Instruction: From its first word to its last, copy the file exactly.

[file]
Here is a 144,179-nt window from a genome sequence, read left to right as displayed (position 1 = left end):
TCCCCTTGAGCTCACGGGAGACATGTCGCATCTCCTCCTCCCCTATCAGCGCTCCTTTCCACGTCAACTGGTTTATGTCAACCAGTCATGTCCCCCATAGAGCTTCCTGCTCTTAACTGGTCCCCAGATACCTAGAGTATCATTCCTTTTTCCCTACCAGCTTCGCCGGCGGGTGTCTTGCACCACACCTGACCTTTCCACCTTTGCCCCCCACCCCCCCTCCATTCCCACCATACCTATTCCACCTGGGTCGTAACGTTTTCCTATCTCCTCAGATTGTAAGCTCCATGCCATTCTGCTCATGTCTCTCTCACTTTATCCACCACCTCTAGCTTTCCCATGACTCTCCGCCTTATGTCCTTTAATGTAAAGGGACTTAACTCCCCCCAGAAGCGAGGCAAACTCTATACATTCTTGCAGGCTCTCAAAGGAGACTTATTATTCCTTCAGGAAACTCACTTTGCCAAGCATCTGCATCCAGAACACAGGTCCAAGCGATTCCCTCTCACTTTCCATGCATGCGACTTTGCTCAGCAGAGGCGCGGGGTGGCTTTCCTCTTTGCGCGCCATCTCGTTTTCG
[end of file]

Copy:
Here is a 144,179-nt window from a genome sequence, read left to right as displayed (position 1 = left end):
TCCCCTTGAGCTCACGGGAGACATGTCGCATCTCCTCCTCCCCTATCAGCGCTCCTTTCCACGTCAACTGGTTTATGTCAACCAGTCATGTCCCCCATAGAGCTTCCTGCTCTTAACTGGTCCCCAGATACCTAGAGTATCATTCCTTTTTCCCTACCAGCTTCGCCGGCGGGTGTCTTGCACCACACCTGACCTTTCCACCTTTGCCCCCCACCCCCCCTCCATTCCCACCATACCTATTCCACCTGGGTCGTAACGTTTTCCTATCTCCTCAGATTGTAAGCTCCATGCCATTCTGCTCATGTCTCTCTCACTTTATCCACCACCTCTAGCTTTCCCATGACTCTCCGCCTTATGTCCTTTAATGTAAAGGGACTTAACTCCCCCCAGAAGCGAGGCAAACTCTATACATTCTTGCAGGCTCTCAAAGGAGACTTATTATTCCTTCAGGAAACTCACTTTGCCAAGCATCTGCATCCAGAACACAGGTCCAAGCGATTCCCTCTCACTTTCCATGCATGCGACTTTGCTCAGCAGAGGCGCGGGGTGGCTTTCCTCTTTGCGCGCCATCTCGTTTTCG